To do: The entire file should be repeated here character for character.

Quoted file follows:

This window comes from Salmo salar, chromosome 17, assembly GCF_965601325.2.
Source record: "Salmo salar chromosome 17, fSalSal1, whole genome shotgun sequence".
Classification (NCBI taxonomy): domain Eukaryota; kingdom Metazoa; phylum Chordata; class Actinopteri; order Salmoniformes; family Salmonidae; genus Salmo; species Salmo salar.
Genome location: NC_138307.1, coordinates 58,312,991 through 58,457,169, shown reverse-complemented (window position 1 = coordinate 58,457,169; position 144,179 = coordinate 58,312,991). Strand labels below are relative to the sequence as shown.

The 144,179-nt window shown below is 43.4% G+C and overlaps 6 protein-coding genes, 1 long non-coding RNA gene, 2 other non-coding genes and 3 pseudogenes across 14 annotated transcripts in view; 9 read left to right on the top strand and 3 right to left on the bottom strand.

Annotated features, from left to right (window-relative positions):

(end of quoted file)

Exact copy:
This window comes from Salmo salar, chromosome 17, assembly GCF_965601325.2.
Source record: "Salmo salar chromosome 17, fSalSal1, whole genome shotgun sequence".
Classification (NCBI taxonomy): domain Eukaryota; kingdom Metazoa; phylum Chordata; class Actinopteri; order Salmoniformes; family Salmonidae; genus Salmo; species Salmo salar.
Genome location: NC_138307.1, coordinates 58,312,991 through 58,457,169, shown reverse-complemented (window position 1 = coordinate 58,457,169; position 144,179 = coordinate 58,312,991). Strand labels below are relative to the sequence as shown.

The 144,179-nt window shown below is 43.4% G+C and overlaps 6 protein-coding genes, 1 long non-coding RNA gene, 2 other non-coding genes and 3 pseudogenes across 14 annotated transcripts in view; 9 read left to right on the top strand and 3 right to left on the bottom strand.

Annotated features, from left to right (window-relative positions):